US says ready to help blind Chinese activist
The United States said Thursday it was ready to help Chinese dissident Chen Guangcheng if he sought exile, after the blind activist expressed fears for his safety and pleaded to be taken abroad.
The fate of the campaigning lawyer-dissident, who escaped from house arrest and spent six days at the US embassy in Beijing up until Wednesday, overshadowed the opening of top-level Chinese-US talks in Beijing.
The details of why Chen left the embassy remained unclear. US officials said he left after Beijing pledged he and his family would be treated “humanely”.
But US-based rights group China Aid said the activist “reluctantly” left the embassy after Chinese authorities threatened his family.
Speaking to AFP on Thursday, Chen said he did not initially want to seek asylum overseas but changed his mind after emerging from the embassy due to concern for his safety and that of his family.
“I want to go overseas. I want the US to help me and my family. They helped me before,” he said by phone from a Beijing hospital where he is being treated for a foot injury suffered during his dramatic escape on April 22.
“I don’t feel safe here. I want to leave.”
A senior US official said that Washington was ready to help Chen but declined to comment on whether the United States would assist him in seeking asylum, saying that Chen’s position was unclear.
Top US officials were in the process of speaking to Chen, along with their Chinese counterparts, to determine what the activist wants, the official said on condition of anonymity.
In an interview with CNN, the 40-year-old Chen said since his escape his wife had been tied to a chair for two days by police in his home province of Shandong, in northeastern China, who threatened to beat her to death.
The activist, who riled Chinese authorities by exposing forced abortions and sterilisations under the government’s “one-child” policy, appealed directly to US President Barack Obama to get him and his family out of China.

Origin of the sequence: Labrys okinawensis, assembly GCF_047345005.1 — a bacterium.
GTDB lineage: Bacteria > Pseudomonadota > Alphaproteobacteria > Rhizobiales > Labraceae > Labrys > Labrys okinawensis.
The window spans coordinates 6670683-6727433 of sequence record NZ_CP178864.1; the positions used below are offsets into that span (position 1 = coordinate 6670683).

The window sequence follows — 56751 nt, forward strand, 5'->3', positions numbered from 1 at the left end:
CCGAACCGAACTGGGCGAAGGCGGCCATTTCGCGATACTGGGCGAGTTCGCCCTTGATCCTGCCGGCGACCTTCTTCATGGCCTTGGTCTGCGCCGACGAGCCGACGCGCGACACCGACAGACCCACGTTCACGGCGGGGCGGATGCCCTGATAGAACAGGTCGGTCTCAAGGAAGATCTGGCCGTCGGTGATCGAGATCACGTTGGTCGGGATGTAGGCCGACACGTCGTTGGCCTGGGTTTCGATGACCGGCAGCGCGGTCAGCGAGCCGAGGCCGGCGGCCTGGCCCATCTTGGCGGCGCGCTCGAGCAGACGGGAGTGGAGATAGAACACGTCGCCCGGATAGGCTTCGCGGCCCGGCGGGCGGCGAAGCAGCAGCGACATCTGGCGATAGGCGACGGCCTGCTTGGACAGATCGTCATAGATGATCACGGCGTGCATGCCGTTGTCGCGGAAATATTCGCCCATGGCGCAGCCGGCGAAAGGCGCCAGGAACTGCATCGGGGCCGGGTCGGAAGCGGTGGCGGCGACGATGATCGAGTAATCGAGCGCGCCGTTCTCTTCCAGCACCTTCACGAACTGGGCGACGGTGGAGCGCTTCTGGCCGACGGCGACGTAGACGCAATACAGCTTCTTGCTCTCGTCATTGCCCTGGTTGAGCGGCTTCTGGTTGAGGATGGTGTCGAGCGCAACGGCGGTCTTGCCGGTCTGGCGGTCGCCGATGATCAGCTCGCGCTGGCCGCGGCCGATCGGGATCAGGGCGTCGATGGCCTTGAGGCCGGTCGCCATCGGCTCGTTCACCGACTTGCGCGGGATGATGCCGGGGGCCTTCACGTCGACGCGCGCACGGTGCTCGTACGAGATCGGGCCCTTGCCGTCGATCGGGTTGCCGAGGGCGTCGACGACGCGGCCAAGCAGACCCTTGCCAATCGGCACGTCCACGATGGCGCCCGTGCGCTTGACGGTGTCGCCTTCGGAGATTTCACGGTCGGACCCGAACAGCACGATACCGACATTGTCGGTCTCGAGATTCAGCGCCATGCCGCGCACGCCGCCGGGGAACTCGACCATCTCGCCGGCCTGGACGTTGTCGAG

He also accused US embassy officials of pushing him hard to leave the safety of the embassy, where he had sought refuge for six days after fleeing his home. But US ambassador Gary Locke insisted that Chen had made a voluntary choice to leave and never requested asylum and that the activist was not pressured to leave the embassy.
Chen’s flight came despite round-the-clock surveillance at his house in Shandong, where he has alleged that he and his family suffered severe beatings after he ended a four-year jail term in 2010.
During Chen’s house arrest, US Secretary of State Hillary Clinton led international calls for his release, and she spoke to him on Wednesday after arriving in Beijing to attend the high-level “Strategic and Economic Dialogue”.
At Thursday’s opening of the two-day meeting, Clinton did not single out Chen, but told her Chinese hosts including President Hu Jintao that they cannot deny the “aspirations” of their citizens “for dignity and the rule of law”.
However, in his own opening remarks, Hu called for the United States and China to respect each other’s concerns and warned that any worsening of relations posed “grave” risks for the world.
Clinton on Wednesday said the United States remained “committed” to Chen and US officials said they had received assurances from China that the legal campaigner could be safely reunited with his family.
Assistant Secretary of State Kurt Campbell said he had spent 30-40 hours in conversation with Chen during his stay at the US embassy, and at all times the activist was eager to return to “a more normal life in China”.
“Never once did he talk about asylum or coming to the United States,” Campbell told NPR radio in the United States from Beijing.
“And I think he fully recognises what are some of the challenges that people who come to the United States in these circumstances face,” he said, before Chen made his public appeals for shelter abroad.
Despite Wednesday’s agreement, Beijing demanded that the United States apologise for what it called “interference” in its affairs.
No apology has been forthcoming from Washington, but Campbell said Chen’s flight to the embassy presented “an extraordinary circumstance with very unusual parameters, and we don’t expect it to be repeated”.
Any renewed abuse against Chen could prove to be a political nightmare for Obama’s administration, which has faced calls to show its commitment to defend human rights in China as the US president runs for re-election.